14 / 05 / 2022
|Photo – Cezary Korkosz|
Are you worried about the damage being done to a local wildlife spot, but don't know what to do about it? Maybe you have a favourite place to enjoy nature and want to make sure it's protected?
Your local knowledge means you are often in the perfect position to make a difference. The first thing to do is let your national BirdLife Partner know about the threat to a site.
You may find that there is a local group already campaigning to save the site. If not, you could start your own BirdLife Partner may be able to help you, or put you in touch with other local people or organisations who can.
Tell your local newspaper or radio station about what is happening. Put a post on your Facebook wall and ask your friends to forward this message. Many other people may care about the site as much as you do, and will be glad to get involved once they have heard the news.
Your local authority will be involved in deciding whether the change to your site can go ahead, so let them know why you think the place should be protected.
If the threat comes from rubbish dumping or hunting and trapping, it may be illegal, so tell the local authority or the police about it, and they may be able to stop it.
People power can save Nature’s special places
In recent years, ordinary people have been able to save many places that are important for birds and other wildlife from harmful developments.
The Rospuda Valley in north-eastern Poland is one of Europe’s last remaining wildernesses. An area of ancient peat bogs, wetlands and primeval forest, it is an important refuge for species such as lynx, wolf and beaver, White-tailed Eagle, Common Crane and Corncrake.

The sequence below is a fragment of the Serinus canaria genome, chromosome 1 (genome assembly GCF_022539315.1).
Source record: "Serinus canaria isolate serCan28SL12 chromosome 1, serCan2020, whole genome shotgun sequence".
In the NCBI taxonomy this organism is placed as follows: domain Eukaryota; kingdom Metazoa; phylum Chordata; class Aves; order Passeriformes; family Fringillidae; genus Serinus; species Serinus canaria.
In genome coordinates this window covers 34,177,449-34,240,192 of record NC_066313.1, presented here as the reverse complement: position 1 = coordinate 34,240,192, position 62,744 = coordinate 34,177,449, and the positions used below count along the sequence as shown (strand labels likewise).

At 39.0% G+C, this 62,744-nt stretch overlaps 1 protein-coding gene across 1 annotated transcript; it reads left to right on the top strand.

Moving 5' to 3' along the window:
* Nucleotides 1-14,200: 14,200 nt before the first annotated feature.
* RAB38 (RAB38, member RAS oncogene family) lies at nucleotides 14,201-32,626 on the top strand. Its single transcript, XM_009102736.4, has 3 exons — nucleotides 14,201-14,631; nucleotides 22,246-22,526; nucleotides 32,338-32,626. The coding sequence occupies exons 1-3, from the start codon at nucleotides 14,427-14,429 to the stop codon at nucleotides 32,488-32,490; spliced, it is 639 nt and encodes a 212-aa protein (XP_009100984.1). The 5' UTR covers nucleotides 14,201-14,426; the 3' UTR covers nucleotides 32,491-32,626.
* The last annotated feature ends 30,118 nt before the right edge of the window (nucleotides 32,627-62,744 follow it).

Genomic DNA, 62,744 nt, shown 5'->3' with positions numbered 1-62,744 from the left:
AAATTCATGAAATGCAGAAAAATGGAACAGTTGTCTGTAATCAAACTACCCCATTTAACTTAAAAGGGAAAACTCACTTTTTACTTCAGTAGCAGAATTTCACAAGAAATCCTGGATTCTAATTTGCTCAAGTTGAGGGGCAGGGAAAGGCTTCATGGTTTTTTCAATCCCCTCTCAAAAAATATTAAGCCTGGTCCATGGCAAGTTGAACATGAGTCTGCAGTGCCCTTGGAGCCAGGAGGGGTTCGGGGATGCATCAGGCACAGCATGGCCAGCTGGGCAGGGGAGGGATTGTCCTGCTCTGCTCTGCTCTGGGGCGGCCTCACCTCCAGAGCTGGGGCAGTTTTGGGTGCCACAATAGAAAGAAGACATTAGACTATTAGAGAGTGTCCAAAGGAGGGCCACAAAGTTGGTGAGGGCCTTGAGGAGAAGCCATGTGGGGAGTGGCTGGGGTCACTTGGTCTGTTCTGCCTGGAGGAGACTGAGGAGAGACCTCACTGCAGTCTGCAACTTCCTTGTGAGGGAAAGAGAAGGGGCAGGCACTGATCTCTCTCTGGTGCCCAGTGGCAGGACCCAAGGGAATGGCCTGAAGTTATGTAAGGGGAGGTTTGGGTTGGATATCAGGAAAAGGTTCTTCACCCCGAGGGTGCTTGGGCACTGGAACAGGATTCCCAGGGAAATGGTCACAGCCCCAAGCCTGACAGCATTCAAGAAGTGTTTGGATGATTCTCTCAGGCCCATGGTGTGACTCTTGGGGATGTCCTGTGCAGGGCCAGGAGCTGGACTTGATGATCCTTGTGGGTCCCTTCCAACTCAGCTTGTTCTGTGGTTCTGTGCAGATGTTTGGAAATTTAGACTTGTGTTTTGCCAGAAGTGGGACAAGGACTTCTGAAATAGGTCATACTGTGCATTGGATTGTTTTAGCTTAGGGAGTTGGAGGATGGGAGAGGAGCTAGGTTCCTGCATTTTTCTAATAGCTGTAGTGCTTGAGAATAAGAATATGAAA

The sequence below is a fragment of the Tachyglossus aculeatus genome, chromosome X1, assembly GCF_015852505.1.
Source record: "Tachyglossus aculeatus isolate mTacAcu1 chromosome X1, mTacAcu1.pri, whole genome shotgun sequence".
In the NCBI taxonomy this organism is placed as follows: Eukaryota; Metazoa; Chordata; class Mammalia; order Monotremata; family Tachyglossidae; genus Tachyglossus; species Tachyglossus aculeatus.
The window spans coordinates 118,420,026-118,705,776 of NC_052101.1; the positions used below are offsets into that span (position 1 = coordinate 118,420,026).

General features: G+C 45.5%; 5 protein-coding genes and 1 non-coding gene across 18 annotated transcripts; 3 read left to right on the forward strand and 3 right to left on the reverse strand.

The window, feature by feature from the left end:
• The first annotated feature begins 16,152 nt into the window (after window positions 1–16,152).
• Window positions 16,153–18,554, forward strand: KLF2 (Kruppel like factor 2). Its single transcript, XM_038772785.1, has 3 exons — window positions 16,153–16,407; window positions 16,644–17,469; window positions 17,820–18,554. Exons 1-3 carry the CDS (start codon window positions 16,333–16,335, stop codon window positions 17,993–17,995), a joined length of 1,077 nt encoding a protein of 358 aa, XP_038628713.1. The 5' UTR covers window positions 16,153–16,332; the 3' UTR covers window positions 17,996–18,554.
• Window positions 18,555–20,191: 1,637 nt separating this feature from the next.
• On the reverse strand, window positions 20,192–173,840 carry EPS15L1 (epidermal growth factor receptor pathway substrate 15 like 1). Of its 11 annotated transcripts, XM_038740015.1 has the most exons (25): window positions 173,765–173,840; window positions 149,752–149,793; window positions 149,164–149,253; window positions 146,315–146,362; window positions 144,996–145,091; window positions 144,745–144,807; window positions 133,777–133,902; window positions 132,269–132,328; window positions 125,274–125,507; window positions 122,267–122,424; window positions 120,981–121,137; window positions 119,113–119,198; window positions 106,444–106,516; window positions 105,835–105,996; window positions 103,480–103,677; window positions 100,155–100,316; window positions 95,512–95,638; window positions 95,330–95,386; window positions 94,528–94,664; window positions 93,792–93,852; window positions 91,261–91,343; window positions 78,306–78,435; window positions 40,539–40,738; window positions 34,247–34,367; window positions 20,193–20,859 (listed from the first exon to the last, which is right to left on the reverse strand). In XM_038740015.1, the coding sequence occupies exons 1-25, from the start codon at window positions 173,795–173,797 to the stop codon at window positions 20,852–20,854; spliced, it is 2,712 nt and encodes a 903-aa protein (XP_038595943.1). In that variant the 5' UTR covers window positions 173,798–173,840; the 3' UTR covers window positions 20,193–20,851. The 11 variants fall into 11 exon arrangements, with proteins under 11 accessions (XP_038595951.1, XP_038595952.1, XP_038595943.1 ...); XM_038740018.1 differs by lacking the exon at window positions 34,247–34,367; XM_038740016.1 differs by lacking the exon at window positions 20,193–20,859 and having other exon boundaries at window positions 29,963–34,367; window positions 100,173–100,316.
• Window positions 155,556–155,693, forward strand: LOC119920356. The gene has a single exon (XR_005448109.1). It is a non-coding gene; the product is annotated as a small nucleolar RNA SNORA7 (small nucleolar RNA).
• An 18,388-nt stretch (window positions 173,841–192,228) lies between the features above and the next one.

In 1996, developers announced plans to build a bypass around the town of Augustów in north-eastern Poland, that would pass directly through the Rospuda Valley.
The proposal caused a public outcry, and galvanized a coalition of local environmental campaigners and organisations, key amongst them the Polish Society for the Protection of the Birds (OTOP/BirdLife in Poland). They launched a vigorous campaign to protect Rospuda, and before long, thousands of people across Poland were wearing green ribbons to show their support.
OTOP and the coalition kept up the pressure on the government. Long years of campaigning and legal argument followed, until in 2009, the government announced that the road would not be built through Rospuda Valley -or nearby Biebrza Marshes, Augustów Primeval Forest and Knyszyn Primeval Forest.
In Malta, volunteers are a crucial part of efforts to halt the illegal hunting of migratory birds. Each year, BirdLife Malta runs two conservation camps—Spring Watch Camp in April, and Raptor Camp in September.
Volunteers come from numerous countries including the UK, Germany, Italy, France, Spain, Denmark and Finland to help monitor bird migration and act as a deterrent to illegal hunting by reporting illegal activities to the police.
The wetlands around Wakkerstroom in South Africa are important for hundreds of species of birds, including rare cranes and migratory birds of prey. The area is also the source of major river systems in southern Africa.
In 2008, the area was threatened by a plan for open cast coal mining. The BirdLife Partner in South Africa, with its network of local bird clubs, formed a group of NGOs which worked tirelessly to raise public awareness, and to lobby the judicial system and the government.
In 2010, the coal company not only withdrew their proposal, but paid the NGO group for their expenses and time. Later in the year, the area under threat became the first Protected Environment in South Africa, the Kwamand-langampisi Protected Environment.
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